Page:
Can you think of anything that you wanted in the past but now know that it was best not to have?

We think we know what we need, but God actually knows what we need. It’s important for us to trust that He knows best when we bring our requests to God.

Psalms of Supplication

Psalm 4, 5, 25, 28, 54, 56, 77, 106, 130, 141

LAMENTATION

If you noticed, I just described a popular acronym for prayer, ACTS. While adoration, confession, thanksgiving, and supplication are certainly biblically mandated types of prayer, we must take care to understand that they do not encompass every form of prayer. In fact, there is one more type of prayer that often gets neglected, but it highly prevalent throughout the Scriptures: lamentations.

Praying a lamentation, or lamenting, is a form of bringing our trouble, sorrow, or suffering before the Lord. Too often, we feel uncomfortable about praying our sorrows or complaints to God for fear of being disrespectful. While fear of disrespecting God is healthy, God is also big enough to handle our questioning, and He is loving us to listen to our pain and confusion. As with all prayer, lamentations are best guided by Scripture, which help prevent us from praying unbiblical prayers.

Psalms of Lamentation

Psalm 12, 13, 44, 74, 85, 90, 137

Also, there is a book of the Bible called Lamentations that is composed of five prayers of lament.

The Beginning of Wisdom | Proverbs 1:1-7

SUGGESTED VERSES FOR MEMORIZATION & MEDITATION

• The fear of the Lord is the beginning of knowledge; fools despise wisdom and instruction. (Proverbs 1:7 ESV)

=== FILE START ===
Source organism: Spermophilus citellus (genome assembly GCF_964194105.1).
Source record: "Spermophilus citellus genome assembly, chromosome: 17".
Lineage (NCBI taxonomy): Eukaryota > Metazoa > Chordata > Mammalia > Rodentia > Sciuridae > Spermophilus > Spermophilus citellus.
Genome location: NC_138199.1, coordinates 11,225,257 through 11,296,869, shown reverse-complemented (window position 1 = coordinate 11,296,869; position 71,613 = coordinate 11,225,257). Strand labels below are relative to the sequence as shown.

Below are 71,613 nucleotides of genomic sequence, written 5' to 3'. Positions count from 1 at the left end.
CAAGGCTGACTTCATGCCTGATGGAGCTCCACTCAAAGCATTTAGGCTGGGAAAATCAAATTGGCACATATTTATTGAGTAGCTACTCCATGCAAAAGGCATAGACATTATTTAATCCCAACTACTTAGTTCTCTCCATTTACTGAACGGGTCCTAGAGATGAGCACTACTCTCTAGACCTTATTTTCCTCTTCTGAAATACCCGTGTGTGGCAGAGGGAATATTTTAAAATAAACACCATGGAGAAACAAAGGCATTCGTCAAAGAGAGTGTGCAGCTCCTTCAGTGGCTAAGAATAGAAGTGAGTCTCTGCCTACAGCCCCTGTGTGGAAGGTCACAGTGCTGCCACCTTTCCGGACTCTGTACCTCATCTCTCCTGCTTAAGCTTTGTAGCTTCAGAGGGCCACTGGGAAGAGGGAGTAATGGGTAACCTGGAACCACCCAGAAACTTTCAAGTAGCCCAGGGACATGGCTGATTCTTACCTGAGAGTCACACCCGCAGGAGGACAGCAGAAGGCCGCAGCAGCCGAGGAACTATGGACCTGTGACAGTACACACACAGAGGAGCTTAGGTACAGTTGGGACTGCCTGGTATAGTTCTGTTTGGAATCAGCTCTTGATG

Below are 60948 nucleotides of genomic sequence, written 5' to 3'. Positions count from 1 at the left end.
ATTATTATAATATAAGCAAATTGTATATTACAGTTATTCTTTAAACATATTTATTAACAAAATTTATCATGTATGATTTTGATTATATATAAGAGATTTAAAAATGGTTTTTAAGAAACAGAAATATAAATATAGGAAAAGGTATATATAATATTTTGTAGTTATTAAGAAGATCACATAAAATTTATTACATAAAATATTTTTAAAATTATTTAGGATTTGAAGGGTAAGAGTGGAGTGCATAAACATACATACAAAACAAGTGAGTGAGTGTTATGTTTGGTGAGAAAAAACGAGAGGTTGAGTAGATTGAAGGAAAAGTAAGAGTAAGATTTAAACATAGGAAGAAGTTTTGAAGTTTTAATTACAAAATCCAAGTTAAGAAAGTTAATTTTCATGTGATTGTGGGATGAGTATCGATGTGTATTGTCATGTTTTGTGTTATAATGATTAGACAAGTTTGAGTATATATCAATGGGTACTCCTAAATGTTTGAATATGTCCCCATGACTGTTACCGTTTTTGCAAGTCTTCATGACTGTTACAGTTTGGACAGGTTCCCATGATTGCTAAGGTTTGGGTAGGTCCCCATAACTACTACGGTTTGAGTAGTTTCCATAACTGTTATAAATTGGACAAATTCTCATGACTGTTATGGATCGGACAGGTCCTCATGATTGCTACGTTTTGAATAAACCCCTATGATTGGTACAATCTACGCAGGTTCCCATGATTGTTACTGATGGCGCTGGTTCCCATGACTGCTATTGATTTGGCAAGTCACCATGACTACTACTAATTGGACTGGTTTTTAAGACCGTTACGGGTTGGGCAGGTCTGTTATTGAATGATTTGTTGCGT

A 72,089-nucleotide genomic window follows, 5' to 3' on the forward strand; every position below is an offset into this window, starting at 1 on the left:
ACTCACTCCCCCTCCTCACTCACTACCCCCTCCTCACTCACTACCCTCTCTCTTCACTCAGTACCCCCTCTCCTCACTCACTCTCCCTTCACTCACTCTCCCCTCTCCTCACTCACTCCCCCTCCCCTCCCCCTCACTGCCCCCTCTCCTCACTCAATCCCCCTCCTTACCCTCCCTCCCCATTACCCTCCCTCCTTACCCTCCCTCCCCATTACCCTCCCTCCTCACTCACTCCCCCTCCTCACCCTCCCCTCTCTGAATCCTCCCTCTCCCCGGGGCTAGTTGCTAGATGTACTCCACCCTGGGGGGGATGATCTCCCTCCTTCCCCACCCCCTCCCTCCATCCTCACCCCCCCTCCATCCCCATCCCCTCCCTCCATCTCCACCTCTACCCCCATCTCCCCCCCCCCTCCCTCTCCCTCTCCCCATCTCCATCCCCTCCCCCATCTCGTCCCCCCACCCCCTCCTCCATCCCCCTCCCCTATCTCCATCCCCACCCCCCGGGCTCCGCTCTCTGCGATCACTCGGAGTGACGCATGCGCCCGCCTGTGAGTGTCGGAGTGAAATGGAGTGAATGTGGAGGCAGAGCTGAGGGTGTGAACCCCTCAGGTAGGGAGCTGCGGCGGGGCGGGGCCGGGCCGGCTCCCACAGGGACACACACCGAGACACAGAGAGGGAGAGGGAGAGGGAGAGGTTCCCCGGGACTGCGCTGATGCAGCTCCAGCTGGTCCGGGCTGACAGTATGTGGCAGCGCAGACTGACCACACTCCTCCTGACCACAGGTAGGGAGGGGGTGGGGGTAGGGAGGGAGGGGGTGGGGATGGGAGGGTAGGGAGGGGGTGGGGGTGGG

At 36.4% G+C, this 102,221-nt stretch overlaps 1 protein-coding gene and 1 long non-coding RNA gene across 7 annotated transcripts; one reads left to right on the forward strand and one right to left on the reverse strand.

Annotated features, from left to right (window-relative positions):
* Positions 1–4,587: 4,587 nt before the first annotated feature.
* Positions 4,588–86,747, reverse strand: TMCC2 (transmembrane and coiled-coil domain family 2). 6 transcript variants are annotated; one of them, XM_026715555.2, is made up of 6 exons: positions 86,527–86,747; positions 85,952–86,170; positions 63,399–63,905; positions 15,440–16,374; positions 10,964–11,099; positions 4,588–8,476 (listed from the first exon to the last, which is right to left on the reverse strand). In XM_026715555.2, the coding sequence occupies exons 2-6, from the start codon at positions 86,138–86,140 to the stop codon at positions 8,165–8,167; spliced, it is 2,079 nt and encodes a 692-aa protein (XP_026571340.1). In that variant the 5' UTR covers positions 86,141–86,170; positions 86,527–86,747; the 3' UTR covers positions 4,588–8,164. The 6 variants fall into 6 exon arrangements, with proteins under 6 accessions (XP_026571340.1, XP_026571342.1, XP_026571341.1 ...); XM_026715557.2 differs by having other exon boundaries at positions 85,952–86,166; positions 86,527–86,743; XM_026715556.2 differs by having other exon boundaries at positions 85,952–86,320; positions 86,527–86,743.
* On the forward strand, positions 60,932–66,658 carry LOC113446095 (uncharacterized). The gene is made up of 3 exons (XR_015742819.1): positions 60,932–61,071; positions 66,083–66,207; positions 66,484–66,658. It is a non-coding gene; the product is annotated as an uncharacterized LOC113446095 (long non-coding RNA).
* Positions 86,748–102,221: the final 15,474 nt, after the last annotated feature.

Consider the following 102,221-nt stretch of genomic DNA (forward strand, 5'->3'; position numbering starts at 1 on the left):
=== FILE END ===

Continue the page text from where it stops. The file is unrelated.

• The fear of the LORD is the beginning of wisdom; all those who practice it have a good understanding. His praise endures forever! (Psalm 111:10 ESV)

OPENING THOUGHT

Wisdom’s beginning is the fear of the LORD (9:10). You cannot possess wisdom without fearing God. This is the primary message of Proverbs. Those who do not know God may behave wisely at times, but they cannot be wise. True wisdom comes from knowing
that God is God and I am not. It seems simple enough… until I catch myself in idolatry again. And again. And again.

Calvin said that our hearts are idol factories. We rarely ever truly revere God as God; instead, we continuously bow our hearts before lesser things, gods that will never satisfy. Our sin testifies that we do not actually fear God; therefore, our sin constantly proclaims our foolishness. Each time we sin, we temporarily live as if there is no God. We embody folly by sinning. We turn against the omnipotent and eternal Creator for instant gratification. There is, therefore, no greater display of foolishness than sin.